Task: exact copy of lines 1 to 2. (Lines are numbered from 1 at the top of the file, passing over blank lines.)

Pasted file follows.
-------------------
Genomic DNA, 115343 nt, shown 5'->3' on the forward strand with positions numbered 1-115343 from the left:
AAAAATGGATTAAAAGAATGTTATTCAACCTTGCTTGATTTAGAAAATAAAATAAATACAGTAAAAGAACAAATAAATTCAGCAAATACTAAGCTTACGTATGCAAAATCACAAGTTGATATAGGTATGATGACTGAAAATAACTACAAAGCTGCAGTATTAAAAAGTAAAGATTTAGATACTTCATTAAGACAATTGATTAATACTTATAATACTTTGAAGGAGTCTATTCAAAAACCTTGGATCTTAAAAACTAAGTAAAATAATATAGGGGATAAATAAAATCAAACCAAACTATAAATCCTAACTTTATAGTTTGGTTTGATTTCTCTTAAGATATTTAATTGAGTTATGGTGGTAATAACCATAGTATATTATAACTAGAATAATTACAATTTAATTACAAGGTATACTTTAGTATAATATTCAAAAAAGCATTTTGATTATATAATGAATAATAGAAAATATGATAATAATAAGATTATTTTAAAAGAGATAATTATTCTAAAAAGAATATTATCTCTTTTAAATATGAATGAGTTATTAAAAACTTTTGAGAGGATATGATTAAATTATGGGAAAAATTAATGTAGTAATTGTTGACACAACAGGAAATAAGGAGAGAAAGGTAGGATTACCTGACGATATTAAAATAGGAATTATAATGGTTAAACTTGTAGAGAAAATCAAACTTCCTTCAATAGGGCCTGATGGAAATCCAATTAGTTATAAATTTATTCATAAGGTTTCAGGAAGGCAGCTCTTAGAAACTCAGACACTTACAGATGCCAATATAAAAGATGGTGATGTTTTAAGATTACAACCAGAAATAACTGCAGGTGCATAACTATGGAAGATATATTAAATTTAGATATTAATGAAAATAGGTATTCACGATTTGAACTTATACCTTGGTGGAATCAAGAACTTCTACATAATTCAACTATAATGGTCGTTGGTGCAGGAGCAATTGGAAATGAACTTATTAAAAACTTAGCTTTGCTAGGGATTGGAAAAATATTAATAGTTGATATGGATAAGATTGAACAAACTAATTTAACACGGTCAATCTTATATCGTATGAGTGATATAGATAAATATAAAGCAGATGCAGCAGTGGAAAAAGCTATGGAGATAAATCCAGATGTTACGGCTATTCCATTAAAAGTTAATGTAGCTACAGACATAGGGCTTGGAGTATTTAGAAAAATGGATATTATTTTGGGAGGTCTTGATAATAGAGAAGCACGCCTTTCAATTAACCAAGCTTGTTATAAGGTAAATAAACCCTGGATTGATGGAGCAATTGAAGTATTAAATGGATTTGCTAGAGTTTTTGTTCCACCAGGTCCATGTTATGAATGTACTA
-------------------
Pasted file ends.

Genomic DNA, 115343 nt, shown 5'->3' on the forward strand with positions numbered 1-115343 from the left:
AAAAATGGATTAAAAGAATGTTATTCAACCTTGCTTGATTTAGAAAATAAAATAAATACAGTAAAAGAACAAATAAATTCAGCAAATACTAAGCTTACGTATGCAAAATCACAAGTTGATATAGGTATGATGACTGAAAATAACTACAAAGCTGCAGTATTAAAAAGTAAAGATTTAGATACTTCATTAAGACAATTGATTAATACTTATAATACTTTGAAGGAGTCTATTCAAAAACCTTGGATCTTAAAAACTAAGTAAAATAATATAGGGGATAAATAAAATCAAACCAAACTATAAATCCTAACTTTATAGTTTGGTTTGATTTCTCTTAAGATATTTAATTGAGTTATGGTGGTAATAACCATAGTATATTATAACTAGAATAATTACAATTTAATTACAAGGTATACTTTAGTATAATATTCAAAAAAGCATTTTGATTATATAATGAATAATAGAAAATATGATAATAATAAGATTATTTTAAAAGAGATAATTATTCTAAAAAGAATATTATCTCTTTTAAATATGAATGAGTTATTAAAAACTTTTGAGAGGATATGATTAAATTATGGGAAAAATTAATGTAGTAATTGTTGACACAACAGGAAATAAGGAGAGAAAGGTAGGATTACCTGACGATATTAAAATAGGAATTATAATGGTTAAACTTGTAGAGAAAATCAAACTTCCTTCAATAGGGCCTGATGGAAATCCAATTAGTTATAAATTTATTCATAAGGTTTCAGGAAGGCAGCTCTTAGAAACTCAGACACTTACAGATGCCAATATAAAAGATGGTGATGTTTTAAGATTACAACCAGAAATAACTGCAGGTGCATAACTATGGAAGATATATTAAATTTAGATATTAATGAAAATAGGTATTCACGATTTGAACTTATACCTTGGTGGAATCAAGAACTTCTACATAATTCAACTATAATGGTCGTTGGTGCAGGAGCAATTGGAAATGAACTTATTAAAAACTTAGCTTTGCTAGGGATTGGAAAAATATTAATAGTTGATATGGATAAGATTGAACAAACTAATTTAACACGGTCAATCTTATATCGTATGAGTGATATAGATAAATATAAAGCAGATGCAGCAGTGGAAAAAGCTATGGAGATAAATCCAGATGTTACGGCTATTCCATTAAAAGTTAATGTAGCTACAGACATAGGGCTTGGAGTATTTAGAAAAATGGATATTATTTTGGGAGGTCTTGATAATAGAGAAGCACGCCTTTCAATTAACCAAGCTTGTTATAAGGTAAATAAACCCTGGATTGATGGAGCAATTGAAGTATTAAATGGATTTGCTAGAGTTTTTGTTCCACCAGGTCCATGTTATGAATGTACTA